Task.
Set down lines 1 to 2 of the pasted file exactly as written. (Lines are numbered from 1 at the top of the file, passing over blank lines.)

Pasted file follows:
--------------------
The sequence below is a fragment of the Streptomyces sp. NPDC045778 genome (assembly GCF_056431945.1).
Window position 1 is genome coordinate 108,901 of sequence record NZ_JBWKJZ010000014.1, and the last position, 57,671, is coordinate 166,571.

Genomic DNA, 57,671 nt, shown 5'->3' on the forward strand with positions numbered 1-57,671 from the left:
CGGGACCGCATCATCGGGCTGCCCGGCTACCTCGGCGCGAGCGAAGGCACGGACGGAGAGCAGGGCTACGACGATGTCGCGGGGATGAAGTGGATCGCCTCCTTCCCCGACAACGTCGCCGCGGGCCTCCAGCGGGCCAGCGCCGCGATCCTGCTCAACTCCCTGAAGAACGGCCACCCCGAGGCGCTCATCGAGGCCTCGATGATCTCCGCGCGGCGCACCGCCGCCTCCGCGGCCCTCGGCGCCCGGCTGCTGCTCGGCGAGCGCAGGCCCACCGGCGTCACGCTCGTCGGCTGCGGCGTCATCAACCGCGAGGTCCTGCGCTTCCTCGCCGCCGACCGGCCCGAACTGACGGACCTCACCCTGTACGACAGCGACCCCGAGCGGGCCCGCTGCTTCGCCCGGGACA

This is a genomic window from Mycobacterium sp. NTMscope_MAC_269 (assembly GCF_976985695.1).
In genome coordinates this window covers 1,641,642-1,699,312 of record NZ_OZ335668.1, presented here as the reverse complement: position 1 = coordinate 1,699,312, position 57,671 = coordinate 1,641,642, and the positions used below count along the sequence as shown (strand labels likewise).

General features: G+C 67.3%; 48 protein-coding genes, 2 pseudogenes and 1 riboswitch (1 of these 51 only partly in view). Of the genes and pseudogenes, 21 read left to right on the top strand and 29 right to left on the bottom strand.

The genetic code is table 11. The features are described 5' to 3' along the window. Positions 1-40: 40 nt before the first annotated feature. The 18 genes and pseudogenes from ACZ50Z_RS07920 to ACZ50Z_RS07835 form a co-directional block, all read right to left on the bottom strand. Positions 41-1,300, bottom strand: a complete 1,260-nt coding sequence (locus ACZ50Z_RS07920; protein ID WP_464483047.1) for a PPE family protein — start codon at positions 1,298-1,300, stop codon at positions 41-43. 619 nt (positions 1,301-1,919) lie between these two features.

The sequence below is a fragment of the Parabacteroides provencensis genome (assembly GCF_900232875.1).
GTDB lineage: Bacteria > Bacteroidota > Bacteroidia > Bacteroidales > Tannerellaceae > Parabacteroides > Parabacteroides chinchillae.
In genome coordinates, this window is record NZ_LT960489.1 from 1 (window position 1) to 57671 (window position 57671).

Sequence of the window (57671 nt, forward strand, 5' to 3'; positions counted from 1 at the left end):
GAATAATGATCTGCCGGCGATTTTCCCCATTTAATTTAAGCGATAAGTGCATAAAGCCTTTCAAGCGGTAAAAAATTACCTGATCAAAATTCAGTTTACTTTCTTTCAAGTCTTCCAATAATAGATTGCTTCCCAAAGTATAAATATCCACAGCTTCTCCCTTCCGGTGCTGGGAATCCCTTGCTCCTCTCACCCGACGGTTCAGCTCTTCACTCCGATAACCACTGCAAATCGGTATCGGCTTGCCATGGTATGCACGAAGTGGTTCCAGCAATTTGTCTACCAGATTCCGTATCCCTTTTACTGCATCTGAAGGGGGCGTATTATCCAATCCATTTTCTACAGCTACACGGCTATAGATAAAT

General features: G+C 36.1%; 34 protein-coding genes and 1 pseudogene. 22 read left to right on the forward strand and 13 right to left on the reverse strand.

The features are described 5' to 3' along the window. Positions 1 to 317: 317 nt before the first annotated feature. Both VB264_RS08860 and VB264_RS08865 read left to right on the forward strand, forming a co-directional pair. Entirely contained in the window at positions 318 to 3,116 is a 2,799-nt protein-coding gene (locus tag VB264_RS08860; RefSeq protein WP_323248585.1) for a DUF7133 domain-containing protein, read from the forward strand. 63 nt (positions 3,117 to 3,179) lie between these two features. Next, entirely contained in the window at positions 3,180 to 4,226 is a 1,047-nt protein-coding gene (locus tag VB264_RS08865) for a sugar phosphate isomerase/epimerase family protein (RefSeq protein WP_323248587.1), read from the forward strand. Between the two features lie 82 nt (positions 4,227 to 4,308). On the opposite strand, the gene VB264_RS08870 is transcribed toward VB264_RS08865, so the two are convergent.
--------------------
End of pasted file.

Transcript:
The sequence below is a fragment of the Streptomyces sp. NPDC045778 genome (assembly GCF_056431945.1).
Window position 1 is genome coordinate 108,901 of sequence record NZ_JBWKJZ010000014.1, and the last position, 57,671, is coordinate 166,571.